There are countless ways that a $1.5 trillion federal infrastructure package drafted by U.S. House Democrats would affect Tennessee if it ever becomes law, but U.S. Rep. Jim Cooper said there’s one big change residents in his Nashville-area district would see quickly: fewer freight trains causing big traffic jams on major roads.
Right now, idle trains can block thoroughfares for an hour or more, sometimes during rush hour, Cooper said. People who live in South Nashville neighborhoods near CSX’s Radnor Yard can even be blocked out of their neighborhood by stalled trains.
But the proposal that the U.S. House is expected to vote on before July 4th would forbid freight railroads from blocking those grade crossings for more than 10 minutes. It would be up to the federal transportation department to determine penalties and enforce the new law. The bill also includes $2.5 billion in new spending to improve railroad crossings.
“Just because your train is bigger than my car, that doesn’t mean you have a right to keep me from work,” Cooper said. “Both are important to keep the economy strong.”
House Democrats are hoping that they can finally pass long-discussed legislation to improve the country’s infrastructure. They are casting it as a form of economic stimulus that can help workers who are out of a job because of the pandemic-induced recession.
But there’s still a long road ahead before any such legislation reaches the president’s desk.
Many of the provisions in the package would normally find their way into separate bills, but Democrats have chosen to work most of them simultaneously into one massive package. (The exception is a bill that covers water infrastructure, like river levees and municipal wastewater facilities. The House will take that measure up separately, at the end of July.)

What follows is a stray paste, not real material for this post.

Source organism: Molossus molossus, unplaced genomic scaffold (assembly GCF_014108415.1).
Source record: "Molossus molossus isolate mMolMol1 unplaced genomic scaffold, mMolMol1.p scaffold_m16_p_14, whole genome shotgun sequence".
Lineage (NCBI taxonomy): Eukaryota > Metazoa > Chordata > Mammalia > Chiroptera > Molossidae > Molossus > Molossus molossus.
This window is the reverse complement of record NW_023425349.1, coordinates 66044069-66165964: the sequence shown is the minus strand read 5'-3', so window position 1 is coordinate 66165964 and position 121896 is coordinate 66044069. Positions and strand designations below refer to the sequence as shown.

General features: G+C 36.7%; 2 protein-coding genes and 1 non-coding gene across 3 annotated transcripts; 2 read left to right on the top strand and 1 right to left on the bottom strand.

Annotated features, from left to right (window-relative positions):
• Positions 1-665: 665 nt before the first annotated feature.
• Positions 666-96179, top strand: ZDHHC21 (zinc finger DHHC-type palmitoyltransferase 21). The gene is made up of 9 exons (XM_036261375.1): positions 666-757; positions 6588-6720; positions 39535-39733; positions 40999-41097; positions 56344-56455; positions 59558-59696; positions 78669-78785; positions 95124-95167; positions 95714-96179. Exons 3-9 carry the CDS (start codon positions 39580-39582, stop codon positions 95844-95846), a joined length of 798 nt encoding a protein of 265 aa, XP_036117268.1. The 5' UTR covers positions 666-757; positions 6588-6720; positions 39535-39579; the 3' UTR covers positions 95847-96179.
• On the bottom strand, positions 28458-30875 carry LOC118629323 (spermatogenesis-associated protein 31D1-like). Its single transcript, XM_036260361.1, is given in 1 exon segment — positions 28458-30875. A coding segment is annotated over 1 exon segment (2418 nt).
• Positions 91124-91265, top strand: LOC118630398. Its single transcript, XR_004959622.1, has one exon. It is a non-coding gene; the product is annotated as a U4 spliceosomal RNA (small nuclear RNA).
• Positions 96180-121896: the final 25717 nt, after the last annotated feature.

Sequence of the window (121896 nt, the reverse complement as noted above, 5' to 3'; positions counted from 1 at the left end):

Among the provisions they are pushing is a new law to provide for road and transit funding, because the current surface transportation funding law is set to expire later this year. They are looking at ways to build out broadband internet service in rural areas. And they are proposing spending more to improve school buildings, upgrade hospitals, build affordable housing and encourage the development of clean energy.
The ambitious agenda hasn’t gone over well with House Republicans, who complain they have been shut out of the process.
“Unfortunately the infrastructure bill put forth by the Democrats is a partisan bill that was created with little input from their Republican colleagues,” said Justine Sanders, a spokesperson for U.S. Rep. Chuck Fleischmann, a Republican who represents Chattanooga and eastern Tennessee.
Fleischmann, she continued in a statement, “has continually fought for the priorities of East Tennesseans including securing funding for the Chickamauga Lock, trucking, rural broadband and water projects. He looks forward to working with his colleagues on the Appropriations Committee this month to produce real, bipartisan legislation.”
Cooper, one of two Tennessee Democrats in the U.S. House, said Republican objections were “crocodile tears.”
“When you talk to Republicans privately,” he said, “they’re mainly mad at [President Donald] Trump for not having made good on his promises on infrastructure.”